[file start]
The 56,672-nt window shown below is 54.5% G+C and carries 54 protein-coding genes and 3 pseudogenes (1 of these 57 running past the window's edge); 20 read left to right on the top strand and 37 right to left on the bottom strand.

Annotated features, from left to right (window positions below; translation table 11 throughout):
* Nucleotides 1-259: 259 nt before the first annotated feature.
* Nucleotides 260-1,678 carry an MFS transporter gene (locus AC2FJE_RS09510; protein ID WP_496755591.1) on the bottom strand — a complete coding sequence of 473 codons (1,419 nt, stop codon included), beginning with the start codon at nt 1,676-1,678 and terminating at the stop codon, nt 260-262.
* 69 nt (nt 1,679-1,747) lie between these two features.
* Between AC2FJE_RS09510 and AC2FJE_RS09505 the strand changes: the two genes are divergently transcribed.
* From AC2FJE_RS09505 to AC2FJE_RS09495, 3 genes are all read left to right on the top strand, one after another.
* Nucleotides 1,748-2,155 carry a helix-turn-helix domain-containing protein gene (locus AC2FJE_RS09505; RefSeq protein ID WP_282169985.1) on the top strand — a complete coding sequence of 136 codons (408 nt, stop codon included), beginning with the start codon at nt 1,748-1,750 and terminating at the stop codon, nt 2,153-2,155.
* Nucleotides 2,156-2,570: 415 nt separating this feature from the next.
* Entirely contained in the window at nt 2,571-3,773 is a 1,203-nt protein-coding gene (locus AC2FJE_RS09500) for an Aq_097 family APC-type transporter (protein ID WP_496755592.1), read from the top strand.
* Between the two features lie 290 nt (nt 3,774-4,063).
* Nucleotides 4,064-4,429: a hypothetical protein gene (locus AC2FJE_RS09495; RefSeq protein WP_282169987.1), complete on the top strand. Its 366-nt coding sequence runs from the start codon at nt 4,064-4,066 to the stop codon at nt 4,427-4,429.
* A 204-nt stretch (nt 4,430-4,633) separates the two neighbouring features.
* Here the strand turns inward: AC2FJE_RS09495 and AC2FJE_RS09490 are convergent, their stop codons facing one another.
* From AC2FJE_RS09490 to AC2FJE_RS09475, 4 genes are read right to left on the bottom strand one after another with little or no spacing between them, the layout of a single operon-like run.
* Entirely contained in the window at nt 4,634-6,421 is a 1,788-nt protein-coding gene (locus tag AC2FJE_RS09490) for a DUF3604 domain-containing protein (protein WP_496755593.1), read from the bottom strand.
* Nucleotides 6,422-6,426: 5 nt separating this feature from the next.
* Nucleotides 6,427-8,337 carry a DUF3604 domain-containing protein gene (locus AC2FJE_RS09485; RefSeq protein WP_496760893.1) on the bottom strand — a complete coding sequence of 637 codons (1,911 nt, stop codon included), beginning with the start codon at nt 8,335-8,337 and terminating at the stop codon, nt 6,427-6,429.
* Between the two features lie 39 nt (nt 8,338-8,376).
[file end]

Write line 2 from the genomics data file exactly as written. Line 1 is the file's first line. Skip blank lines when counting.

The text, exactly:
Annotated features, from left to right (window positions below; translation table 11 throughout):